Importance of rejecting invalid email addresses
There are two schools of thought when it comes to accepting emails sent to invalid addresses in an SMTP server:
This difference is subtle but very important.
- Reject the message without accepting it
- Accept an incoming message and then generate an NDR (non-delivery report)
Before delving into details, it is important to understand how emails go from one server to another. By design emails hop from one SMTP server to another before reaching its final destination. Additionally, the current email system is designed to mimic our regular snail mail system. Note the following features that are common in both snail mail and email delivery systems:
- Actual letters are enclosed inside an envelope that contains the sender's and recipient's address.
- If the recipients address is invalid, the package is sent back to the sender's address
- When talking about snail mail, you have two options if you get a package for a person who does not live in your household:
Same concept applies for email:
- Give a list of people who live in your house and tell the mailman to return the package if the package does not belong to anyone who lives there.
- Let the mailman deliver the package and at a later time you go back to the post office and ask them to send it back
Now let's talk a bit more about emails. The following lines display an example communication between the sender's and recipient's SMTP server. This communication is called the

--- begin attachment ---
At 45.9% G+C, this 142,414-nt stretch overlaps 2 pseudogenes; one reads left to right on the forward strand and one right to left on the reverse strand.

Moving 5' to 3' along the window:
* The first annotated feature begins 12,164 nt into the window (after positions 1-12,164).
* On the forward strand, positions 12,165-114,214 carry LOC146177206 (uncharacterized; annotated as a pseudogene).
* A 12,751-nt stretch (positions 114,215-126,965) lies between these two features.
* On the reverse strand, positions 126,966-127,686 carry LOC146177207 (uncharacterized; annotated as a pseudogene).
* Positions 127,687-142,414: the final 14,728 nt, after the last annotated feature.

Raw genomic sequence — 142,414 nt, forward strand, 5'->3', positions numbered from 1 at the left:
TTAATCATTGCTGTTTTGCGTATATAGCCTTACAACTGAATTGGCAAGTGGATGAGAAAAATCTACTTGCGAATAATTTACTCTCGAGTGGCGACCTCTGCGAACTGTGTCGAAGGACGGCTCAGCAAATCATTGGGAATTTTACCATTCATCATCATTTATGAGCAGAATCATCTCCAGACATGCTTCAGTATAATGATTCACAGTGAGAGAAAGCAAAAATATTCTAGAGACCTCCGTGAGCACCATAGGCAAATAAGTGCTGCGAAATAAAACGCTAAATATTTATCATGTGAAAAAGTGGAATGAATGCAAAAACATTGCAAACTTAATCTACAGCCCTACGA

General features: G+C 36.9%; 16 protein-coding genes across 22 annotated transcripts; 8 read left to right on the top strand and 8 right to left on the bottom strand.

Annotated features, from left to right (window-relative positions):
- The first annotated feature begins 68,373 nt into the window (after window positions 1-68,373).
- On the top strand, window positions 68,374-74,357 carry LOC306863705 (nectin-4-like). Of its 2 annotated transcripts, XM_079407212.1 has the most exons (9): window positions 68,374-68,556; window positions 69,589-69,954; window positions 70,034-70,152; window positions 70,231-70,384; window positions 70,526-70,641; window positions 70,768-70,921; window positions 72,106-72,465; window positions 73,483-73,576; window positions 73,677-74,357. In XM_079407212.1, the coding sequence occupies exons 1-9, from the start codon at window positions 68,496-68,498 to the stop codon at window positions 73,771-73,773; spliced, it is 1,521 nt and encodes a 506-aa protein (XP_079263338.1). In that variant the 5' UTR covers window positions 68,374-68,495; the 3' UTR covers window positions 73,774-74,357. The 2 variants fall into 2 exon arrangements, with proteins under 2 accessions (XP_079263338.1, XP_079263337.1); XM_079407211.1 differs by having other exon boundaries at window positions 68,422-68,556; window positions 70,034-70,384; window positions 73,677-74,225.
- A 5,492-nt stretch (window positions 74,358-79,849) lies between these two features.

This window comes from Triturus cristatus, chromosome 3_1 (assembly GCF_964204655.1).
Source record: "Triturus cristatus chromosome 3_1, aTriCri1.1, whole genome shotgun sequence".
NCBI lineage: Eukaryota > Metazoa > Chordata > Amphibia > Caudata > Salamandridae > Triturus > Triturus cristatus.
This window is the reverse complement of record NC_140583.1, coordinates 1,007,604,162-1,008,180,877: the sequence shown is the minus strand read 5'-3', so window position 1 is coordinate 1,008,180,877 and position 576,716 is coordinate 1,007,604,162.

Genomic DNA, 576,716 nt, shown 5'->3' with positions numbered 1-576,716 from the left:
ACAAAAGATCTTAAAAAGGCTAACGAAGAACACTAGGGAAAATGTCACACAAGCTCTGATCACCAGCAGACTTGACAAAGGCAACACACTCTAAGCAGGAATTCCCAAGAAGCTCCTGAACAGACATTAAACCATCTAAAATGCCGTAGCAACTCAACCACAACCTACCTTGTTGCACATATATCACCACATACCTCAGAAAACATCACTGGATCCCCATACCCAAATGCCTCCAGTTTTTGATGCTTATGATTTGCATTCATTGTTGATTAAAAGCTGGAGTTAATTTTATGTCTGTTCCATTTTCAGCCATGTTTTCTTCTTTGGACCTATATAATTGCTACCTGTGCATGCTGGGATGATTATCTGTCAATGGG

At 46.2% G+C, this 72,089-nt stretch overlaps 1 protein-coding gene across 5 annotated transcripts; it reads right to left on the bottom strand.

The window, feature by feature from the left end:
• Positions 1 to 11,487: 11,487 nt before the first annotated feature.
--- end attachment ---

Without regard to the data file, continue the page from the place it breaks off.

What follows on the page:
SMTP Envelope. Requests sent by the sender are denoted by an
- First option is to reject any incoming email sent to invalid user before accepting the actual email
- Or, accept the message and then generate an NDR because user does not exist.
S --> and response sent by the recipient is denoted by
R <-- to indicate direction.
1 - S --> HELO mail.senderdomain.com
2 - R <-- 250-127.0.0.1. Please to meet you
3 - S --> MAIL FROM: <firstname.lastname@example.org>
4 - R <-- 250 OK
5 - S --> RCPT TO:<email@example.com>
6 - R <-- 250 OK
7 - S --> DATA
8 - R <-- 354 Start mail input;
9 - R <-- 250 2.6.0 Queued mail for delivery
10 - S --> QUIT
10 - R <-- 221 Good bye.
Line number 5 is the most important line, where the sender asks to send an email to
firstname.lastname@example.org. The actual email body is sent between line number 8 and 9.
Two options In detail
Considering the example above and assuming
email@example.com is not a valid user, your SMTP server has two options:
The first option is to send an error code at line number 6, which is a response to the |
RCPT TO line. In this case, communication will abort and the
will never be sent.
||Second option is to accept the message all the way and then generate an NDR if the recipient is not found.|
Why is Option 1 better
Option 1 is better for several reasons:
- Less traffic. You could potentially reduce up to 60% traffic to your email server by simply rejecting emails destined for invalid users.
- Responsibility of generating an NDR now lies on the sender's SMTP server. NDRs are generated by the SMTP server that accepts an email. Since your server never accepted
the message, it is not your responsibility to generate an NDR.
- You will not become a victim of Reverse NDR attack.
||1/5/17 1:22 PM
|Last updated on:
||5/27/19 3:45 AM